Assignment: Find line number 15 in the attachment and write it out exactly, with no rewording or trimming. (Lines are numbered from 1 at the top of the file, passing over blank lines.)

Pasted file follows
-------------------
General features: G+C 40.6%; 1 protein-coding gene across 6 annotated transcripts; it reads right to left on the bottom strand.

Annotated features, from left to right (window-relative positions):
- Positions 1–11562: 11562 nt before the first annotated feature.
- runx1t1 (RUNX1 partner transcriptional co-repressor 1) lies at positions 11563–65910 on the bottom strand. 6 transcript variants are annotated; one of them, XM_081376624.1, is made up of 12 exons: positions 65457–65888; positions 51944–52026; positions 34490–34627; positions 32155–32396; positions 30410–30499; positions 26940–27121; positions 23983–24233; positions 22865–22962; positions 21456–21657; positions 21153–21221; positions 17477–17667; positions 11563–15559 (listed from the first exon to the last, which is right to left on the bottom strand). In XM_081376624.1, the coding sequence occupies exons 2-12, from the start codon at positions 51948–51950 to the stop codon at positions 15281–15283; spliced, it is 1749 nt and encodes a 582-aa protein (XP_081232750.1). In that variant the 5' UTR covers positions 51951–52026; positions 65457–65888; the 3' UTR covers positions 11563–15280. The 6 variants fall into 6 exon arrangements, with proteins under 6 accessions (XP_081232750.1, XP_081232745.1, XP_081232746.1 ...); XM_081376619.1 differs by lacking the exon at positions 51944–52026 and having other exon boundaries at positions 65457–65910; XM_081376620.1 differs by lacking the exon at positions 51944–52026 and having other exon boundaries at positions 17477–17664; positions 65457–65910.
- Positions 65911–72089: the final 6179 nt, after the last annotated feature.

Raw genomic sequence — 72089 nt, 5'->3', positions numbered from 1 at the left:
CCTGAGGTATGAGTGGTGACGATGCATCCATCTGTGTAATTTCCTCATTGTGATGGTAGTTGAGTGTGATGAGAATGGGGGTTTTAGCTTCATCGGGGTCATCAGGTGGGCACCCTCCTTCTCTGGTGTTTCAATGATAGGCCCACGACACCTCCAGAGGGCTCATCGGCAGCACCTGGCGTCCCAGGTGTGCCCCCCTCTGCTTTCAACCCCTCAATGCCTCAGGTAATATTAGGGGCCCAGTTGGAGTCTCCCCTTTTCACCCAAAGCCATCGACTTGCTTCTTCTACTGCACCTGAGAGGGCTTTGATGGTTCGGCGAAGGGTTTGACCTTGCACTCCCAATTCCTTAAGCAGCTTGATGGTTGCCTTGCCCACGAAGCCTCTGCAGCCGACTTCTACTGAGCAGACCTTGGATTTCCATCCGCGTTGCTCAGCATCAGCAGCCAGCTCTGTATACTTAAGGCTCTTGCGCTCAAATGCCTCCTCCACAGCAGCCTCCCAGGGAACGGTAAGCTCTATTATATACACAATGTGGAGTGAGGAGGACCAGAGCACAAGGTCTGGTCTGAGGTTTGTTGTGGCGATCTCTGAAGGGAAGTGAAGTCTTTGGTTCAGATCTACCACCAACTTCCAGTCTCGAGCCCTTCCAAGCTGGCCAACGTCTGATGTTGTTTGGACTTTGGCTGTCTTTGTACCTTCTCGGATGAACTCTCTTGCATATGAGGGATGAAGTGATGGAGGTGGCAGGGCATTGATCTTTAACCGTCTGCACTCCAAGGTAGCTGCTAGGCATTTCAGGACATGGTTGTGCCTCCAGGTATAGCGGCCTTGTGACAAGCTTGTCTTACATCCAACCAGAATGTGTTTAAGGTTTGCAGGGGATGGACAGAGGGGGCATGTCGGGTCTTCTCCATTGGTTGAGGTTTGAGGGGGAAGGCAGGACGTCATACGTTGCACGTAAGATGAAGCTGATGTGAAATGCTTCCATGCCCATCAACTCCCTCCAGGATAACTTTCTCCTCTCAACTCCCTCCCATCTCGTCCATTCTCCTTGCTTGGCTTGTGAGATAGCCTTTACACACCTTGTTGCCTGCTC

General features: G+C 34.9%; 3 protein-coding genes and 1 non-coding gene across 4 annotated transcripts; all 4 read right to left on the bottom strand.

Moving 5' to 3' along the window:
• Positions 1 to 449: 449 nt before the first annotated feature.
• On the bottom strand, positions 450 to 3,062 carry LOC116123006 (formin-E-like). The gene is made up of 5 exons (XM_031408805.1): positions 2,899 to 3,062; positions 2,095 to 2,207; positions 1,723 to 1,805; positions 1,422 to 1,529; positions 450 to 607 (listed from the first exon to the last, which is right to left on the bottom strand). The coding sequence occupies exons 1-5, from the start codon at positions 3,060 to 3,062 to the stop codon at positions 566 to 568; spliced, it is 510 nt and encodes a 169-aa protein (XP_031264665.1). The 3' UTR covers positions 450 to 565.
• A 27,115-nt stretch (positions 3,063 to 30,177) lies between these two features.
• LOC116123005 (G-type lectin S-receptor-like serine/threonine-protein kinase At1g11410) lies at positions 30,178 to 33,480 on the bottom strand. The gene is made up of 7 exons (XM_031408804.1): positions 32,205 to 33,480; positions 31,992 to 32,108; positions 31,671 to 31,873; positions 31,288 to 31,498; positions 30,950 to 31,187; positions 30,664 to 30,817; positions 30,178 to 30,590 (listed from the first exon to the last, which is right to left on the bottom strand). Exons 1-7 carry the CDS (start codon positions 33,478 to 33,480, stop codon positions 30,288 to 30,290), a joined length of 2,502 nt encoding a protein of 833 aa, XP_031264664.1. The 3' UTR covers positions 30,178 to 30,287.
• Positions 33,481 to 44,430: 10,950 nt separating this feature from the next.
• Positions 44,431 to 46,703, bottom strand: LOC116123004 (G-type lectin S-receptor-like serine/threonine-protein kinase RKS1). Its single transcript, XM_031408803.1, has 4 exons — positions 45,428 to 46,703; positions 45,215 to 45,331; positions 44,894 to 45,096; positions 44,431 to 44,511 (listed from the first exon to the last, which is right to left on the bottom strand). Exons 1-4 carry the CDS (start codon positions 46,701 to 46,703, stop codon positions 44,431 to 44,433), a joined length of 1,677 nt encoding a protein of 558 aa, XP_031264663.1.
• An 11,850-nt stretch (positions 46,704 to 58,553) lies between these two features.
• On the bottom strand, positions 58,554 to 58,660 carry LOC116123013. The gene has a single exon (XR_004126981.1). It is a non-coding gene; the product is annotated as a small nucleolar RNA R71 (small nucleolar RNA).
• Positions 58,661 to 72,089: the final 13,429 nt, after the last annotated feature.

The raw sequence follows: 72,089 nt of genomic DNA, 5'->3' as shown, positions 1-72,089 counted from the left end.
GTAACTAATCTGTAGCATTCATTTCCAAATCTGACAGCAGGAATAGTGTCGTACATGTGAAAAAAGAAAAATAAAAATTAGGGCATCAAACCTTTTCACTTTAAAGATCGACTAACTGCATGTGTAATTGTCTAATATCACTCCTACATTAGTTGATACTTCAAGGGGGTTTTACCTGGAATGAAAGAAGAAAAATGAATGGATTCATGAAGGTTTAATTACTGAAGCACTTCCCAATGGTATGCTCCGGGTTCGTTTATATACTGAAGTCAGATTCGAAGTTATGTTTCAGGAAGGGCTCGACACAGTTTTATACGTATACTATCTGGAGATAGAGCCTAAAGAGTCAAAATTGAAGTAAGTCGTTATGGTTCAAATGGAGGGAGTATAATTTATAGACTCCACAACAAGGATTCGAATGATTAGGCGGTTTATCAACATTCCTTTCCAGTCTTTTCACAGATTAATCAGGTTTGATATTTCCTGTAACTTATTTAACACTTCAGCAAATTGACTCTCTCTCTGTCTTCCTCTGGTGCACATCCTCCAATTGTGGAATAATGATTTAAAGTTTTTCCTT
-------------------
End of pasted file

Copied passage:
• Positions 44,431 to 46,703, bottom strand: LOC116123004 (G-type lectin S-receptor-like serine/threonine-protein kinase RKS1). Its single transcript, XM_031408803.1, has 4 exons — positions 45,428 to 46,703; positions 45,215 to 45,331; positions 44,894 to 45,096; positions 44,431 to 44,511 (listed from the first exon to the last, which is right to left on the bottom strand). Exons 1-4 carry the CDS (start codon positions 46,701 to 46,703, stop codon positions 44,431 to 44,433), a joined length of 1,677 nt encoding a protein of 558 aa, XP_031264663.1.